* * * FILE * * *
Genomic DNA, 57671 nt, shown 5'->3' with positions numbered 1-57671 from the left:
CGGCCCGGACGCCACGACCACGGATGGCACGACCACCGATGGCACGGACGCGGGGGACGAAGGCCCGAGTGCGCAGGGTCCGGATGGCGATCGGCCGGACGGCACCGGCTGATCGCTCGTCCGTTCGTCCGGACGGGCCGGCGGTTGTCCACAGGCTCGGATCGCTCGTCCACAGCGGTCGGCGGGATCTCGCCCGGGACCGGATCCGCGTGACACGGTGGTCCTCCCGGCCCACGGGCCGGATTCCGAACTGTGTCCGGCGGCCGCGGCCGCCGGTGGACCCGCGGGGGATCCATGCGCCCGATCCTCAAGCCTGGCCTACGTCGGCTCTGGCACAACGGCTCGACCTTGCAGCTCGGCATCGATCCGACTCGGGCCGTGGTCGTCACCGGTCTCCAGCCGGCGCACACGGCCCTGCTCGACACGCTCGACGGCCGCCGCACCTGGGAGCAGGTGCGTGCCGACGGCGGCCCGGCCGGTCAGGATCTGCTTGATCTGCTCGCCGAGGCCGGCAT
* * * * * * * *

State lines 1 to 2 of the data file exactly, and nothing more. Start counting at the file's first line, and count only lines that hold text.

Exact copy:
Genomic DNA, 57671 nt, shown 5'->3' with positions numbered 1-57671 from the left:
CGGCCCGGACGCCACGACCACGGATGGCACGACCACCGATGGCACGGACGCGGGGGACGAAGGCCCGAGTGCGCAGGGTCCGGATGGCGATCGGCCGGACGGCACCGGCTGATCGCTCGTCCGTTCGTCCGGACGGGCCGGCGGTTGTCCACAGGCTCGGATCGCTCGTCCACAGCGGTCGGCGGGATCTCGCCCGGGACCGGATCCGCGTGACACGGTGGTCCTCCCGGCCCACGGGCCGGATTCCGAACTGTGTCCGGCGGCCGCGGCCGCCGGTGGACCCGCGGGGGATCCATGCGCCCGATCCTCAAGCCTGGCCTACGTCGGCTCTGGCACAACGGCTCGACCTTGCAGCTCGGCATCGATCCGACTCGGGCCGTGGTCGTCACCGGTCTCCAGCCGGCGCACACGGCCCTGCTCGACACGCTCGACGGCCGCCGCACCTGGGAGCAGGTGCGTGCCGACGGCGGCCCGGCCGGTCAGGATCTGCTTGATCTGCTCGCCGAGGCCGGCAT